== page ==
The reality is that there is a growing demand for wellness from our food and our food systems. The perception of what is healthy, however, varies greatly. This actually bodes well for culinary creativity, as chefs can blaze new trails of health and wellness on menus. These days, healthy menus are more about what is there versus what has been replaced.
For example, a number of QSRs are utilizing turkey as a breakfast protein. Recently, Dunkin’ Donuts introduced a Sliced Turkey Breakfast Sandwich to its line of DD Smart Options. The sandwich features a new toasted multigrain flatbread, folded around three slices of turkey, reduced fat cheddar cheese and pepper egg whites.
Jamba Juice’s new line of Whole Food Nutrition Smoothies includes a Kale-ribbean Breeze Smoothie, a blend of passionfruit-mango juice, kale, mangoes, nonfat Greek yogurt and chia seeds—good for protein, fiber, Omegas-3s—and a serving of kale.
“The key is to satiate with flavor versus volume,” says Corliss. “Flavor is king—it’s quality. Consumers would rather have something that tastes great over something they’ve been told is healthy.”
Sometimes a little technique is all it takes. “I can take the worst tomatoes in the winter and turn them into something completely unexpected,” says Pleau. He roasts plum tomatoes on a rack for an hour and is rewarded with a more flavorful tomato, which can be blended into sauces or used to make a bright vinaigrette dressing.
At Apolline, Farmer makes a rémoulade oven-dried tomato vinaigrette which he pairs with coriander seared tuna. “Coriander has a really unique flavor, especially when toasted,” he explains. “When we sear it in the pan, it makes a fruity bouquet, and adds to the flavor of the tuna. We’re not adding salt or fat, just flavor—and it’s ten times better than grilling the tuna.”
Don’t Mess with Perfection
Quality, origin and the history of an ingredient tie into transparency, an uppermost concern for today’s diner, but it plays a flavor role in healthful dining, too.
“Quality starts with what you put in the pan,” says Brent Wertz, executive chef and VP of food and beverage at Nemacolin Woodlands Resort in Farmington, Pa. Wertz oversees 14 food and beverage outlets, including the 5-star Lautrec and 4-star Aqueous. “If you can get local or better ingredients, do it.”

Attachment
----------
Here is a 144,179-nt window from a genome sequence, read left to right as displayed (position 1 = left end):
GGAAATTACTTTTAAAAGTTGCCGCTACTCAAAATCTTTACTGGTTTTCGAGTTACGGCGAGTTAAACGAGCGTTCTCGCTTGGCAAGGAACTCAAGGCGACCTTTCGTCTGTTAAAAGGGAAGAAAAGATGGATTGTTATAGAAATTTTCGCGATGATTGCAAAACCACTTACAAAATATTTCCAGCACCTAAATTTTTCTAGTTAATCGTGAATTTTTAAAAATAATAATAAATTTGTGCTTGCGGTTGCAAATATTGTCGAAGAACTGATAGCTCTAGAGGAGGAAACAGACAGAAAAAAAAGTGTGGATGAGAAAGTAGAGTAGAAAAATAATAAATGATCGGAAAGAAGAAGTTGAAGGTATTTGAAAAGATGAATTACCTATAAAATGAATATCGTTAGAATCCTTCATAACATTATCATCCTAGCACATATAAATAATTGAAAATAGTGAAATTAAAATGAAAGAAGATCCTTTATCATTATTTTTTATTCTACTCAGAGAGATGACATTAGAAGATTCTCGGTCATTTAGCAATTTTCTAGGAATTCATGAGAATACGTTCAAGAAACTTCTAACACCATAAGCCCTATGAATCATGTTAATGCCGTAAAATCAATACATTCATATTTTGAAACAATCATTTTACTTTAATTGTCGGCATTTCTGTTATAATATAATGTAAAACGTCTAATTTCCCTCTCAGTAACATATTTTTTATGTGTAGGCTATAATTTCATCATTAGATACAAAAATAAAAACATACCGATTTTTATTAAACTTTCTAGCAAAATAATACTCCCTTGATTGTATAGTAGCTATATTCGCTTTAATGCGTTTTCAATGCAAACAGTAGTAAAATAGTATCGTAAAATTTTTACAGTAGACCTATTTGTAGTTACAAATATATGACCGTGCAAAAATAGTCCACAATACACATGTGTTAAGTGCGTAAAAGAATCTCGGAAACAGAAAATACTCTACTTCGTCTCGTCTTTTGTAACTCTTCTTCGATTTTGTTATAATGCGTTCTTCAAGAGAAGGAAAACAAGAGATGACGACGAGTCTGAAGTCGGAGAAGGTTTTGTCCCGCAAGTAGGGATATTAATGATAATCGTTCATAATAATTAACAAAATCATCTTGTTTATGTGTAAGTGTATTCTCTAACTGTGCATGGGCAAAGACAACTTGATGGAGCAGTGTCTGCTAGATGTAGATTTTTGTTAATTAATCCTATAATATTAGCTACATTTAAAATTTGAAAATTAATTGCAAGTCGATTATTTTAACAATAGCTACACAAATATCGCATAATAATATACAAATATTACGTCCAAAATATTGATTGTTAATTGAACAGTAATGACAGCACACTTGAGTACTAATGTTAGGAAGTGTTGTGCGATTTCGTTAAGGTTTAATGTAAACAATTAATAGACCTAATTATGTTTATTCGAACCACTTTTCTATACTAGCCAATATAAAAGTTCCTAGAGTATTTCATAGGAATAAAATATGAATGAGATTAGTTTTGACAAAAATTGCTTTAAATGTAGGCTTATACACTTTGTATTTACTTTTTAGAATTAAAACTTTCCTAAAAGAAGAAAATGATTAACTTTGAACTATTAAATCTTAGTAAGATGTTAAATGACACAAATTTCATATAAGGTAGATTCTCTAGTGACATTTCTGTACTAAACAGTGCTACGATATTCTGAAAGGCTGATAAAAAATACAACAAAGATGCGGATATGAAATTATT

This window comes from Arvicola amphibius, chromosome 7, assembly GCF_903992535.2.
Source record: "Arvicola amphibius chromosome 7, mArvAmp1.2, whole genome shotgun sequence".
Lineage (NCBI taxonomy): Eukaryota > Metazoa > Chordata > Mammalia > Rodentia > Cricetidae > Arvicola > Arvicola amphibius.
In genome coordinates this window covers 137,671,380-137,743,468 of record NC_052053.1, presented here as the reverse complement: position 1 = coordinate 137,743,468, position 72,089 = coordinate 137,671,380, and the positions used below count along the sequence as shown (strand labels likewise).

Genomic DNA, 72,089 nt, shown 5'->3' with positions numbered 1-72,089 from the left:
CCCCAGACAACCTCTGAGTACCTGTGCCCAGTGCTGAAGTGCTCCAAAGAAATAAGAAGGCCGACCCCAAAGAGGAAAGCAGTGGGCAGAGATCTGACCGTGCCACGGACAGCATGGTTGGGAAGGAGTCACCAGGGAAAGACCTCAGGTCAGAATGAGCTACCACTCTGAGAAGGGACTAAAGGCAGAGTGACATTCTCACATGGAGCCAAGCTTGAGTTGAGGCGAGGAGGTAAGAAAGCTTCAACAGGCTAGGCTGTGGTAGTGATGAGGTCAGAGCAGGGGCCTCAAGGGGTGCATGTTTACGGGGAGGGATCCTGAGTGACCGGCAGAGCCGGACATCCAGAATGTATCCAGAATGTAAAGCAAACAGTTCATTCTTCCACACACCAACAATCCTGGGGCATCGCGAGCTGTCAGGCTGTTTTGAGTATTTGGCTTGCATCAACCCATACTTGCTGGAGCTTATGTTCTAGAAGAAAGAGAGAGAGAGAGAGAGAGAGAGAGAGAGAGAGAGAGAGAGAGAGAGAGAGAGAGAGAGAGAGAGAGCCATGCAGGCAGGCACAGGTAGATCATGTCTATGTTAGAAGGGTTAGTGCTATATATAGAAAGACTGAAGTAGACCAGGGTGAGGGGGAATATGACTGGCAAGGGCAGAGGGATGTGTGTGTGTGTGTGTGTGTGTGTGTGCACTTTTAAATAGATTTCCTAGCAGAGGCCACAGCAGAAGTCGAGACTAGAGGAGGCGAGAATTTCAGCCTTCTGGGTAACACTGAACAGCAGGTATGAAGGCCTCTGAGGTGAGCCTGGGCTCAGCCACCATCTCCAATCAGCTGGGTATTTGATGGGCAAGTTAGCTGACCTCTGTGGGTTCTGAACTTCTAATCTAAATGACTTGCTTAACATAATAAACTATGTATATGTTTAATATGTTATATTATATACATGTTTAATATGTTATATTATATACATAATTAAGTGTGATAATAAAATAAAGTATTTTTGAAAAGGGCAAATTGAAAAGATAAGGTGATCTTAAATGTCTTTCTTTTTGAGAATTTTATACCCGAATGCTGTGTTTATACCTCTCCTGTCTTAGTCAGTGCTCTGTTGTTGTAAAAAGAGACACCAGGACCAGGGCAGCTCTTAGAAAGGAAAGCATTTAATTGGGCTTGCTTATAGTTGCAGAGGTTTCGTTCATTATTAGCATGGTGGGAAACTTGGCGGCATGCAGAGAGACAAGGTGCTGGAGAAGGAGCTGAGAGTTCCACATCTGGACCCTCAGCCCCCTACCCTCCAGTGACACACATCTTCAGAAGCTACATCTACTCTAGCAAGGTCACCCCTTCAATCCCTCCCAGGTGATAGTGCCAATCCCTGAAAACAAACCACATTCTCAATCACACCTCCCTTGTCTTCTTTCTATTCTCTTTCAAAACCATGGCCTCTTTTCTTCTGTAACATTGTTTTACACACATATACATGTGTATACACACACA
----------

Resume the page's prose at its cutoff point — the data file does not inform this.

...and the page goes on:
The resort drains the local gardens six months out of the year, and buys from the Amish farmer auctions. “We take advantage of what God has given us and try to stay true to it,” Wertz says. “Taste everything and see what it offers you. If you get great golden watermelon, just compress it and let it be great golden watermelon.”
Cantaloupes are mostly water, but still offer flavors to build on. Wertz recommends a melon-grilled scallop with cantaloupe sauce. “You can lay off the herbs and heavier sauces and just highlight the product,” he says.
Wertz and Pleau have also nearly eliminated roux in their kitchens, opting for squash or vegetable purées as thickeners instead. “Unless you’re making a gumbo or black roux where it’s really bringing flavor, there isn’t much point,” says Wertz.
Apolline has a confit duck on the menu that Farmer thought would never meet healthy nutrition requirements, but he was surprised to be proven wrong. “It’s the one really fatty ingredient on my menu, and all we had to do was remove the skin,” he says. “We limit the portion size, serve it with a whole-grain-wheat flour spiced bread over arugula with a moderate amount of Cashel Blue cheese and an apple cider vinaigrette.”
Salt of a Different Color
While sodium is a concern, there are ways to bend and manipulate it to meet menu needs.
Sea and gourmet salts are available in many flavors and varieties, from all over the world. “Salt can be a finishing touch that might be called out on a menu, but the consumer isn’t seeing it directly,” says Corliss. “Instead of using truffle oil to jazz up pomme frites, a lot of chefs are using truffle salts. It’s simply a high end sea salt with truffle powder in it.”
Olive and smoked salts are also gaining popularity on appetizers and breads as an added flavor component.
“I’m using a black Hawaiian sea salt on lavash, because I can see it,” says Pleau, emphasizing the importance of keeping a close eye on added salt usage.
“Always consider the natural sodium levels of foods when creating,” he advises. “If I don’t have to add salt, I won’t. You have to use ‘palate distractions’ that provide a surprise somewhere else in the mouth. I reach for lemons, herbs, aromatics and crunchy things.”
Occasionally, something acidic can stand in for salt. Try grilling lemons and squeezing the grilled lemon juice on fish or chicken, or combine it with olive oil and a bit of sea salt. It’s a simple alternative with a lot of impact.
Garnering Customer Trust
When people are led to their own wellness decisions, they become more informed and thus transformed.
“I need to be able to stand stable on every product in my pantry,” says Pleau. “We’ve developed a trust with our guests. We’ve chosen good ingredients and we’ve done the nutrition and all the work—their toughest choice is where to park.”
Apolline and other restaurants in the Eat Fit NOLA program are also seeing a return on their investment of altering their menus. “It took a while for people to get it,” admits Farmer. “This city is still on its way to that mindset. Nobody has asked me for nutrition information my whole career—and all of it has been spent in New Orleans. But, for some of my customers, it’s opened their eyes to healthier eating because the flavor is there. That’s all I can ask for.”